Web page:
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Title: Successful treatment of a squamous papilloma of the hypopharynx-esophagus by local injections of (S)-1-(3-hydroxy-2-phosphonylmethoxypropyl)cytosine
Authors: Van Cutsem, Eric
Snoeck, Robert
Van Ranst, Marc
Fiten, Pierre
Opdenakker, Ghislain
Geboes, Karel
Janssens, Jozef
Rutgeerts, Paul
Vantrappen, Gaston
De Clercq, Erik #
Issue Date: Jul-1995
Series Title: Journal of medical virology vol:45 issue:2 pages:230-5
Abstract: Human papillomaviruses (HPV) are associated with benign lesions and show specificity towards the location or tissues that they infect. HPVs are responsible for warts. Among more than 60 different HPV types known to occur in humans, a strong association has been found between types 16 and 18 and cervical cancer, and such an association is also suspected for types 31, 33, 35, 45, 51, 52, and 56. We describe the effects of (S)-1-(3-hydroxy-2-phosphonyl-methoxypropyl)cytosine (HPMPC), following local intratumoral injection, in a 69-year-old woman with hypopharyngeal and esophageal papillomatous lesions, polymerase chain reaction (PCR) positive for HPV types 16 and 18, that relapsed after surgery and that also failed to respond to Nd-Yag laser photocoagulation and alpha-interferon treatment (6 x 10(6) U five times a week for 4 weeks followed by three times a week for 2 months). HPMPC was given at 1.25 mg/kg, with a sclerosing needle, through the biopsy channel of a video-endoscope, directly into the tumor, from March until July 1993 at seven different occasions. The first four injections were given at an interval of 1 week at the level of the hypopharynx. The next three injections were given at an interval of 3 to 5 weeks. During the fourth to the seventh session, half of the dose was injected into the hypopharyngeal and the other half into the esophageal tumor. Three further injections of HPMPC were administered at the level of the esophageal tumor in September 1993 with 2-week intervals. After HPMPC treatment, the lesions became smaller and flat until they completely disappeared.(ABSTRACT TRUNCATED AT 250 WORDS)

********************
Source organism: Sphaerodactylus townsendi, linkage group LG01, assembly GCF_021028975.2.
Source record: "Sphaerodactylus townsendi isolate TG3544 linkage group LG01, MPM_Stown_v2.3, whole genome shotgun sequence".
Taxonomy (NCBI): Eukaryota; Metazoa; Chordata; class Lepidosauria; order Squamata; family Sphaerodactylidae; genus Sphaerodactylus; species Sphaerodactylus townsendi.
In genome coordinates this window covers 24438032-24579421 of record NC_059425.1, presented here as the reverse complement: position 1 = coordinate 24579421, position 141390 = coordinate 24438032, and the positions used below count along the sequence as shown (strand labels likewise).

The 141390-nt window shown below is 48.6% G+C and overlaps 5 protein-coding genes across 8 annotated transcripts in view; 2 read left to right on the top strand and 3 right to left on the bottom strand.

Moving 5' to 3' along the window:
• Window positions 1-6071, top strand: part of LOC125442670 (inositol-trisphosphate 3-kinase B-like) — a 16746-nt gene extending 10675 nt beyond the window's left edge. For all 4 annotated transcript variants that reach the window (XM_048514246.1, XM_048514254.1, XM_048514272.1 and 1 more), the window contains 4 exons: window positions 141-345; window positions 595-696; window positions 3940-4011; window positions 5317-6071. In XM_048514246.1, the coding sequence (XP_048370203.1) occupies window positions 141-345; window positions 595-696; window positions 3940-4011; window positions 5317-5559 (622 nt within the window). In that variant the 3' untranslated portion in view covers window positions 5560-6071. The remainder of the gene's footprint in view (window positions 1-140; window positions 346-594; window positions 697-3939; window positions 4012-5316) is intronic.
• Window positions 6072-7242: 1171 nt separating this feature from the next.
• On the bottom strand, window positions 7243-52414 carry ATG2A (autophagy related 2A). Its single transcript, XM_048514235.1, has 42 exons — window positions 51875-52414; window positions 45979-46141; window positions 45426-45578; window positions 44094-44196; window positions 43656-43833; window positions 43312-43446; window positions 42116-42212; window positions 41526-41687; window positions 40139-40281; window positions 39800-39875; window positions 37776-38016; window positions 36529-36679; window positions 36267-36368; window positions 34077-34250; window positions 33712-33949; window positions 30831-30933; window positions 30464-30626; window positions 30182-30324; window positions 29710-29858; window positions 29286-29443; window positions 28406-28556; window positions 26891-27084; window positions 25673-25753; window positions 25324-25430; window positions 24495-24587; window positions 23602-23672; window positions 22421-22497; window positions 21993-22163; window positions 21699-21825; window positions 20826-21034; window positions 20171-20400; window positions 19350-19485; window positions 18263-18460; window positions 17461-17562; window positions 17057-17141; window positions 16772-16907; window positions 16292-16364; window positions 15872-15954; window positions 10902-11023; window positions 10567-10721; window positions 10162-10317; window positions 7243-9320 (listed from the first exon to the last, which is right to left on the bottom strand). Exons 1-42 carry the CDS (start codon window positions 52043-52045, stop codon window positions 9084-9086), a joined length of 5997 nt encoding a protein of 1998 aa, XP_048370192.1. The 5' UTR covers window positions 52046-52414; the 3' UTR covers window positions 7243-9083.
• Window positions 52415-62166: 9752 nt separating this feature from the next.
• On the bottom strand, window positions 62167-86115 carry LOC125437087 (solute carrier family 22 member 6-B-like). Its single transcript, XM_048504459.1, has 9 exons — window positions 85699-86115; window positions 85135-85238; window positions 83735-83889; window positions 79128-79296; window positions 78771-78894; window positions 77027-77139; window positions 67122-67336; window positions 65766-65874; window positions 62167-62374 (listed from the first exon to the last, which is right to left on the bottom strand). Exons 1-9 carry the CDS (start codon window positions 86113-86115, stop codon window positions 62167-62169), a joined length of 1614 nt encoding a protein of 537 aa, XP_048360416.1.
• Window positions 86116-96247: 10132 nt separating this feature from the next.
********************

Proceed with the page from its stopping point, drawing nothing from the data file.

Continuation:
ISSN: 0146-6615
Publication status: published
KU Leuven publication type: IT
Appears in Collections:Translational Research in GastroIntestinal Disorders
Laboratory of Clinical and Epidemiological Virology (Rega Institute)
Translational Cell & Tissue Research
Laboratory of Virology and Chemotherapy (Rega Institute)
Laboratory of Immunobiology (Rega Institute)
Clinical Digestive Oncology (+)
# (joint) last author

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